Kristin Enns-Kavanagh was born and raised in Saskatoon, Saskatchewan. She received a B.A. (Honours) in Anthropology, Archaeology and Women’s and Gender Studies from the University of Saskatchewan in 1997, and an M.A. in Anthropology and Archaeology from the U. of. S. in 2002. Her early career as a field archaeologist gifted her with a deep-rooted sense of connection to Saskatchewan's varied landscape. It also gave her the chance to study a wide range of the Province’s history through archival research, oral history, and archaeological survey. Her career has since evolved to include community engagement, facilitation for community-based visioning, and non-profit governance, complemented by volunteer roles in the non-profit heritage and culture sectors. Kristin is a strong advocate for community-driven processes to share and explore the past and what it means for contemporary people. She believes in building connections between people to collaboratively create shared histories that reflect the diversity of Saskatchewan experiences. She believes storytelling – including the sharing of personal stories – is a powerful way to support one another, create a sense of belonging, and promote justice in communities.
Kristin lives in Saskatoon with her husband, Nathan, and their two cats. She enjoys dance (mostly in her living room, these days), Zumba, yoga, and reading.
Kristin can be reached at email@example.com or 306-361-2296.
Laura Larsen grew up in Alberta east of the Rocky Mountains. She is a PhD candidate in Department of History at the University of Saskatchewan specializing in agro-ecological prairie history. Her dissertation explores changes to the prairie rail system in relation to agricultural policy around grain handling and transportation during the 1970s and 1980s. Laura received the Folklore Fellowship, a joint award given by the University of Saskatchewan History Department, the U. of S. Interdisciplinary Centre for Culture and Creativity, and the Saskatchewan History and Folklore Society. She is the editor of the SHFS's quarterly magazine, Folklore. As editor she chooses submissions, designs the layout, and writes an editorial for each issue.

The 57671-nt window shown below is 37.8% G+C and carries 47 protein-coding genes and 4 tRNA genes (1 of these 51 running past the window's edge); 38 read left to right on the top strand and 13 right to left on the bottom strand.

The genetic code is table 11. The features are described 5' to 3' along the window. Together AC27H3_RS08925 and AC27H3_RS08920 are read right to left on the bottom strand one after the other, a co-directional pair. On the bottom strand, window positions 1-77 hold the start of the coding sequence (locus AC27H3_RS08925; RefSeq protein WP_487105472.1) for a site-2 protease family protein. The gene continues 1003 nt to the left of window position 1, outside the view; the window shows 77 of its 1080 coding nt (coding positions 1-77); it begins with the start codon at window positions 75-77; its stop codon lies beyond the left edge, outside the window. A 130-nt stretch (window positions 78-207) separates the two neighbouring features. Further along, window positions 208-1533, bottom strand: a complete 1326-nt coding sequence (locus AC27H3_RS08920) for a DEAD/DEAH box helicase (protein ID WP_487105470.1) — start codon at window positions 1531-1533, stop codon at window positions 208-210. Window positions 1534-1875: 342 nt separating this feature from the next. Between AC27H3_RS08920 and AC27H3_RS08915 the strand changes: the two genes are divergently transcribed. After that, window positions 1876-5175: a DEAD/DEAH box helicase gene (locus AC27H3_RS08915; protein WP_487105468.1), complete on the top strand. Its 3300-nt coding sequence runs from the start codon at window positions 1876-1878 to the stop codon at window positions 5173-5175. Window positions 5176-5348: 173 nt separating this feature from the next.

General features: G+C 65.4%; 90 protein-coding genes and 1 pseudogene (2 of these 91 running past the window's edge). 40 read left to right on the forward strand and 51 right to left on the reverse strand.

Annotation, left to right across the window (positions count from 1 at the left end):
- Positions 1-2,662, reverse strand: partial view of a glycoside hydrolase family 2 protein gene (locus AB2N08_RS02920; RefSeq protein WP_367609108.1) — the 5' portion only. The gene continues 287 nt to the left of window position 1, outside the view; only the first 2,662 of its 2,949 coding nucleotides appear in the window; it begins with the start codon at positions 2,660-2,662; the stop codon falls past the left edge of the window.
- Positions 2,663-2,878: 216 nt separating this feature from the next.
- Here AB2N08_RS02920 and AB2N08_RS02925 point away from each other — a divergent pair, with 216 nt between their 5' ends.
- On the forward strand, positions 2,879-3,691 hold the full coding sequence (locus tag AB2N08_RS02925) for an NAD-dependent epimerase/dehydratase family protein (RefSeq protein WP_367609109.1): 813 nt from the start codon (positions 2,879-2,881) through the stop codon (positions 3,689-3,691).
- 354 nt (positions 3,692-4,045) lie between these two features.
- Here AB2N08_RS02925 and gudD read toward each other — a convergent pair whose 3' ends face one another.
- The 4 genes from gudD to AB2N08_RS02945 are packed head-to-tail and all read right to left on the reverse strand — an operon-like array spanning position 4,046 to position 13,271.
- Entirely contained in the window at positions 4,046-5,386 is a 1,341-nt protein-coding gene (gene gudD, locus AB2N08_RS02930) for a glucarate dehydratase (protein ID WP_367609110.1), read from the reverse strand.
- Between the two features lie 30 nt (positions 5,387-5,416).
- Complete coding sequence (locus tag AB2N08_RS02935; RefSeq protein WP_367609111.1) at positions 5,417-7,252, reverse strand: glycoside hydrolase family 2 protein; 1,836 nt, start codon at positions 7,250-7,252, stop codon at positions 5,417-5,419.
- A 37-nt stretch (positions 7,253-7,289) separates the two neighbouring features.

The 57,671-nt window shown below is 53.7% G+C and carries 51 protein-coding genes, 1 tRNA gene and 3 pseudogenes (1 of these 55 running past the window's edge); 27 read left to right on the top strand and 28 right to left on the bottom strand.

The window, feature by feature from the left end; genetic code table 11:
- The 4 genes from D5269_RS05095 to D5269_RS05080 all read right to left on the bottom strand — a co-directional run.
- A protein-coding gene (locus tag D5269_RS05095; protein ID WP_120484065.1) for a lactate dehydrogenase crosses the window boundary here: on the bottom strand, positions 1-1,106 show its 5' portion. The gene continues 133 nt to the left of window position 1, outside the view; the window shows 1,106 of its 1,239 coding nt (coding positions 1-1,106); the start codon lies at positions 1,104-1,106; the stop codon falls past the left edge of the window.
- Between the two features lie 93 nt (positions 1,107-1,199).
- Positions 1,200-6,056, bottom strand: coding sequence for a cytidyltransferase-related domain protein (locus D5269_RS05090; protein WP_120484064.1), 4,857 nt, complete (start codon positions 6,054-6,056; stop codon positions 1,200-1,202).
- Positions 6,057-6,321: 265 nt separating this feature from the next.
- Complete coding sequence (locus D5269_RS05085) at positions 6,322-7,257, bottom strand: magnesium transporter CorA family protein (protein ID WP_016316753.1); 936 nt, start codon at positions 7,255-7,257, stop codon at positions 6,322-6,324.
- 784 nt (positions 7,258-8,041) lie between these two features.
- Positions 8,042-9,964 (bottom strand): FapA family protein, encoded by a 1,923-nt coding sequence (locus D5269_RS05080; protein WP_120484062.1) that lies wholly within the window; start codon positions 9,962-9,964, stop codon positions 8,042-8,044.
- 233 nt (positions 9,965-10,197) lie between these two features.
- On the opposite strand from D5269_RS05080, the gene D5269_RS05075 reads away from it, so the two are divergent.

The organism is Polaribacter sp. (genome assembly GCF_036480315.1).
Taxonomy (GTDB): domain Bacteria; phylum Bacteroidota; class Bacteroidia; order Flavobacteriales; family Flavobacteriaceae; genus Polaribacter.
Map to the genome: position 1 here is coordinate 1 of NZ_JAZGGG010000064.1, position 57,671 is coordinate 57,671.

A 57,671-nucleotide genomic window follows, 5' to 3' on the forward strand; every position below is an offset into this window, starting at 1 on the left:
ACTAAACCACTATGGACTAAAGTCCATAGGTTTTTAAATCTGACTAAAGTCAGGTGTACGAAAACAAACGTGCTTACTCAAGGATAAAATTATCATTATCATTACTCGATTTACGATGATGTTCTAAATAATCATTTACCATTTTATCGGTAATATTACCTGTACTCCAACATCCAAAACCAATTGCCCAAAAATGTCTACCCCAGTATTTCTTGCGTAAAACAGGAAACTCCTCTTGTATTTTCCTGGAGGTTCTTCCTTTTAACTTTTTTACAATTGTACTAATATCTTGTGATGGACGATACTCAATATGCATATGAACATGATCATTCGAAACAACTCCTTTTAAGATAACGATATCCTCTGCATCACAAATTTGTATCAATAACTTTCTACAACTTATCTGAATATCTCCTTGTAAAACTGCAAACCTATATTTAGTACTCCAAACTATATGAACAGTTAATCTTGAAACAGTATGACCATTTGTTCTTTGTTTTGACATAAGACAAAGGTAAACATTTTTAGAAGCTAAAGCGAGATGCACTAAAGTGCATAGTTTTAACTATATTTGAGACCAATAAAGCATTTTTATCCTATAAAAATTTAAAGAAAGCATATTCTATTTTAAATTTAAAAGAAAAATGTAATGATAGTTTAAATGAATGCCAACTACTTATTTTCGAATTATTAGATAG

I’m Taytyn Dwernychuk-Welcher, and I’m back for at the SHFS another summer! I’m a student Majoring in History and Education at the University of Saskatchewan. I grew up back and forth between Sucker Creek Cree First Nation, and Saskatoon, Saskatchewan. The primary focus of my research is the history and struggle of plains Indigenous peoples and labour, as well as the stories of Elders and members of my home reserve. This summer I will be working on several SHFS projects, including helping with the creation of a teacher packet for the Lost Stories Project, and working on our Indigenous Photo Repatriation Project. My term at the SHFS is part of a partnership with the University of Saskatchewan Community Engaged History Collaboratorium. I’m happy to be able to get back to working with the SHFS, and doing everything I can to help out.